[10:15] Mike Bennett: @Todd I think so.     (1L31)

[10:15] Mike Bennett: @Todd also I probably haven't described it very well.     (1L32)

[10:15] Ken Baclawski: @ToddSchneider: That would be a good idea, but whatever we write is unlikely to be complete.     (1L33)

[10:17] Todd Schneider: Ken, a bibliography or at least a list of relevant references should be sufficient.     (1L34)

[10:17] Mike Bennett: Track C: We also saw an impressively wide range of kinds of concept to which reasoning was applied for decision making, including complex event processing, process concepts and so on - all very relevant to for example manufacturing and military where the IoT comes into its own.     (1L35)

[10:17] Ken Baclawski: Todd, I will work on it.     (1L36)

[10:18] Todd Schneider: Mike Bennett, I think you described the situation adequately, at least to my mind (but perhaps I too familiar with such).     (1L37)

[10:20] Todd Schneider: MichaelG., As I mentioned in my communique draft comments, the overriding problem for IoT will be interoperability, a cause of which is heterogeneity across at the possible domains.     (1L38)

[10:25] Todd Schneider: All, There may be a need to explicitly distinguish between implicit vs. explicit semantics. This may be obvious for us, but may not be for a more general audience.     (1L39)

[10:25] Ravi Sharma: @all- I see enumeration of what has happened in sessions but only partial attempt at synthesis. Can we think of a framework for ontologies of IoT and map the tracks on it to see areas of gaps and also strengths and weaknesses of what is not a gap and is covered for the summit?     (1L40)

[10:27] Todd Schneider: Ravi, Isn't the role of ontologies and explicit semantics to allow interoperability?     (1L41)

[10:28] Ravi Sharma: I was talking about the overall synthesis and I see in some presentations quite a good assimilation.     (1L43)

[10:30] Michael Grüninger: Ravi: What are the case studies for IoT and ontologies?     (1L44)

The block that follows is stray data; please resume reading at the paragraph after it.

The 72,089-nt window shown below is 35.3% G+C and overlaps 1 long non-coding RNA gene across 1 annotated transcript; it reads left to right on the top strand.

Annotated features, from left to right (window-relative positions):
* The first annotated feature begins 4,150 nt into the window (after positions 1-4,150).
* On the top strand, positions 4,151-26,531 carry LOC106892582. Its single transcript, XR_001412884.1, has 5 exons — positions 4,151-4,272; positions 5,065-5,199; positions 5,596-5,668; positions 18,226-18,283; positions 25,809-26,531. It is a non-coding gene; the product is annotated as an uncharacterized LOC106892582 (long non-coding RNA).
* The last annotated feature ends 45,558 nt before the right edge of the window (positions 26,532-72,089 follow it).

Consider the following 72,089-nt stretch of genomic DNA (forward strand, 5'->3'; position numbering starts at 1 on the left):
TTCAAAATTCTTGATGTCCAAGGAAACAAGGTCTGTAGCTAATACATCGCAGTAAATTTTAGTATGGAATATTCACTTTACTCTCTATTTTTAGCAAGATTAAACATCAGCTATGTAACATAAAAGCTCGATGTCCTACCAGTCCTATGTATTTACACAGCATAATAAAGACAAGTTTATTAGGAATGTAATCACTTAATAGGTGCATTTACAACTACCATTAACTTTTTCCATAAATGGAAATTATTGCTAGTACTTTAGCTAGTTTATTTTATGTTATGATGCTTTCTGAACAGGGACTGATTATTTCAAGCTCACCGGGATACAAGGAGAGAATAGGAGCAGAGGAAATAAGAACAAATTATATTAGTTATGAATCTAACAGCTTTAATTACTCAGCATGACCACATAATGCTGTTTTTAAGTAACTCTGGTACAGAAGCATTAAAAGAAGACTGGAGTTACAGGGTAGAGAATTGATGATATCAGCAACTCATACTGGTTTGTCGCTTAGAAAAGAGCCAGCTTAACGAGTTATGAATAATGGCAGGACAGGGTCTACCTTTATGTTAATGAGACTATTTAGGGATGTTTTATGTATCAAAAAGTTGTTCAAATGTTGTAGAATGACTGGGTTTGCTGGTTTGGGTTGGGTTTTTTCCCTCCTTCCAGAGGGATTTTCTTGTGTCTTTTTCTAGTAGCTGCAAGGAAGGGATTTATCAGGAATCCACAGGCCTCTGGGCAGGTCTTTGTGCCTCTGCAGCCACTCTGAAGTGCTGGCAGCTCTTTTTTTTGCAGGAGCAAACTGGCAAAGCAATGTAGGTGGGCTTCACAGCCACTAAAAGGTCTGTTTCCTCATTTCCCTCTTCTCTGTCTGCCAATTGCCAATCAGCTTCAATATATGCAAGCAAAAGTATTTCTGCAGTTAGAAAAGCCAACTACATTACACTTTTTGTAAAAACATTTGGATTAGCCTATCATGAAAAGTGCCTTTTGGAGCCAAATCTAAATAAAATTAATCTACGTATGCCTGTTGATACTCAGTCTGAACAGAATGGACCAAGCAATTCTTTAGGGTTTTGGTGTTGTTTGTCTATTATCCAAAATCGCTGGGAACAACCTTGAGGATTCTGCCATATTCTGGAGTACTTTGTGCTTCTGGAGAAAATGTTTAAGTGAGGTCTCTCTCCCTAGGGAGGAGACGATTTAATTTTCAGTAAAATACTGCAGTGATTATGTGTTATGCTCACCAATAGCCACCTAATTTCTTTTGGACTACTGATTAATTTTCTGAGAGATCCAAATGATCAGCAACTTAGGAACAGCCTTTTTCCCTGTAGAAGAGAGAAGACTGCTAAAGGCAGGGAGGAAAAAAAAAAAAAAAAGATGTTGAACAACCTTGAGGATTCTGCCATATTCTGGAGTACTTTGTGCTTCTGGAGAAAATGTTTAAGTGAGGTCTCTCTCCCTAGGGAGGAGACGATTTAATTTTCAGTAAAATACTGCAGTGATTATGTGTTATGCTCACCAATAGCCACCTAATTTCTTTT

[10:34] Terry Longstreth: @Leo - agree we need virtual objects, and probably need ways to manifest and remove them dynamically     (1L45)

[10:35] Joel Bender: Assumption of interoperability - absolutely not     (1L46)

[10:35] John Morris: Hi, I just linked on my G+ (+JohnMorris770) to the IoT Summit home page. Also I just wrote a short introduction explaining why ontology is important for better software construction. If you find the reference useful, please feel free to share: https://plus.google.com/+JohnMorris770/posts/hx2RFbxHxRQ. Also I welcome anyone who wants to link.     (1L47)

[10:35] John Morris: Also, any feedback on the intro (almost a mini-essay) are welcome too.     (1L48)

[10:35] Michael Grüninger: Todd: what are the types of heterogeneity that we should address?     (1L49)

[10:36] Ravi Sharma: @all - some case studies have been studied well, it is clear that we have studied SSN, nature and type of sensors, theories, metadata about sensors, but I am hoping that both in words or perhaps as a diagram in communique or appendices, we provide best representation of where Iot and Ontologies are and where we expect the field to progress and reach obviously handling big data during this traverse is also a big challenge and as Todd mentions interoperability is another?     (1L50)

[10:36] Michael Grüninger: @Todd: I agree -- we need to emphasize semantic heterogeneity as the challenge, and then propose ontologies as a way to achieve interoperability     (1L51)

[10:37] Michael Grüninger: Semantics holds the promise to share and reuse     (1L52)

[10:37] Leo Obrst: I haven't seen much yet about needing virtual objects, intelligent agents, that are responsible for miniscule domains, aggregations, etc., and so those virtual objects know about their lower domain objects, can provide a conduit for higher-level objects/agents, so acting somewhat also like brokers.     (1L53)

[10:38] Ravi Sharma: @Leo - will these reduce clutter or provide aggregation?     (1L54)

[10:38] Michael Grüninger: Todd: What is the nature of scalability? i.e. is it the number of devices or is it the number of domains that need to be integrated     (1L55)

[10:38] Mike Bennett: Semantics holds out the promise of reuse and repurposing of information generally. Applying this in the IoT, the use of consistent semantics should therefore offer interoperability among disparate devices at plant-level scale.     (1L56)

[10:39] Ravi Sharma: @Mike - it could be overall solution salability also?     (1L57)

[10:39] Leo Obrst: @RaviSharma: they have to do both, i.e., they will transform lower level granular semantics to higher level objects, etc.     (1L58)

[10:43] Mike Bennett: I was able to write something in the document and delete it again.     (1L59)

[10:43] Bart Gajderowicz: Michael, the link you included let's you make changes     (1L60)

[10:43] Bart Gajderowicz: I just tried it     (1L61)

[10:45] Mike Bennett: You've done it!     (1L62)

[10:46] Mike Bennett: Apologies I have to drop off now for another meeting.     (1L63)

[10:46] Christi Kapp: It looks like any edits that anyone made in there are just "suggestions" which you can reject or accept     (1L64)

[10:49] John Morris: Bye for now. Great work!     (1L66)

[10:56] Bart Gajderowicz: Yes, my "changes" were suggestions.     (1L67)

[10:56] Ravi Sharma: thanks     (1L69)

Attendees     (1M)